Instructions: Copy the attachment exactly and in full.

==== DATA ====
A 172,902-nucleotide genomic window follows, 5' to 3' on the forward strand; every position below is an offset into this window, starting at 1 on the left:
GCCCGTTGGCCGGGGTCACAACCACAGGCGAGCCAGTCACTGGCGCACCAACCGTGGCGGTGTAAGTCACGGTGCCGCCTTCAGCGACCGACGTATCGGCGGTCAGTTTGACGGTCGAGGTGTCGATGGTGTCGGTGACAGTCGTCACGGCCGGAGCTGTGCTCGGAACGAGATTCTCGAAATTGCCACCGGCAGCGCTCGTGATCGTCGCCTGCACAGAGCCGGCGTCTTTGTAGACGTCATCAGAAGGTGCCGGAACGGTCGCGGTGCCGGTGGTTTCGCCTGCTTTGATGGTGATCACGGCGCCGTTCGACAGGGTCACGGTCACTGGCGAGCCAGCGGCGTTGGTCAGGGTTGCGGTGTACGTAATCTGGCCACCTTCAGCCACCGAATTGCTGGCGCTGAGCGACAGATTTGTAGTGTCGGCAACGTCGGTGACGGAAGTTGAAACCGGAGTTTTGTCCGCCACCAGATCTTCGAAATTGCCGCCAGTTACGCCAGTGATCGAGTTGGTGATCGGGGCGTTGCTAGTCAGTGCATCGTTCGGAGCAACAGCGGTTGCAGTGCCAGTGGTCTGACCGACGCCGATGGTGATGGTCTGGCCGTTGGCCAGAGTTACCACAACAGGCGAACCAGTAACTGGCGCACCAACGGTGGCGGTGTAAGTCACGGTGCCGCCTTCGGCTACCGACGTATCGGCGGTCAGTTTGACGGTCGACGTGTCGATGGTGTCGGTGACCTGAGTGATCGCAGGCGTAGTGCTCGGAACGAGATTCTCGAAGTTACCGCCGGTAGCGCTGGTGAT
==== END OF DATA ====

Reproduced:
A 172,902-nucleotide genomic window follows, 5' to 3' on the forward strand; every position below is an offset into this window, starting at 1 on the left:
GCCCGTTGGCCGGGGTCACAACCACAGGCGAGCCAGTCACTGGCGCACCAACCGTGGCGGTGTAAGTCACGGTGCCGCCTTCAGCGACCGACGTATCGGCGGTCAGTTTGACGGTCGAGGTGTCGATGGTGTCGGTGACAGTCGTCACGGCCGGAGCTGTGCTCGGAACGAGATTCTCGAAATTGCCACCGGCAGCGCTCGTGATCGTCGCCTGCACAGAGCCGGCGTCTTTGTAGACGTCATCAGAAGGTGCCGGAACGGTCGCGGTGCCGGTGGTTTCGCCTGCTTTGATGGTGATCACGGCGCCGTTCGACAGGGTCACGGTCACTGGCGAGCCAGCGGCGTTGGTCAGGGTTGCGGTGTACGTAATCTGGCCACCTTCAGCCACCGAATTGCTGGCGCTGAGCGACAGATTTGTAGTGTCGGCAACGTCGGTGACGGAAGTTGAAACCGGAGTTTTGTCCGCCACCAGATCTTCGAAATTGCCGCCAGTTACGCCAGTGATCGAGTTGGTGATCGGGGCGTTGCTAGTCAGTGCATCGTTCGGAGCAACAGCGGTTGCAGTGCCAGTGGTCTGACCGACGCCGATGGTGATGGTCTGGCCGTTGGCCAGAGTTACCACAACAGGCGAACCAGTAACTGGCGCACCAACGGTGGCGGTGTAAGTCACGGTGCCGCCTTCGGCTACCGACGTATCGGCGGTCAGTTTGACGGTCGACGTGTCGATGGTGTCGGTGACCTGAGTGATCGCAGGCGTAGTGCTCGGAACGAGATTCTCGAAGTTACCGCCGGTAGCGCTGGTGAT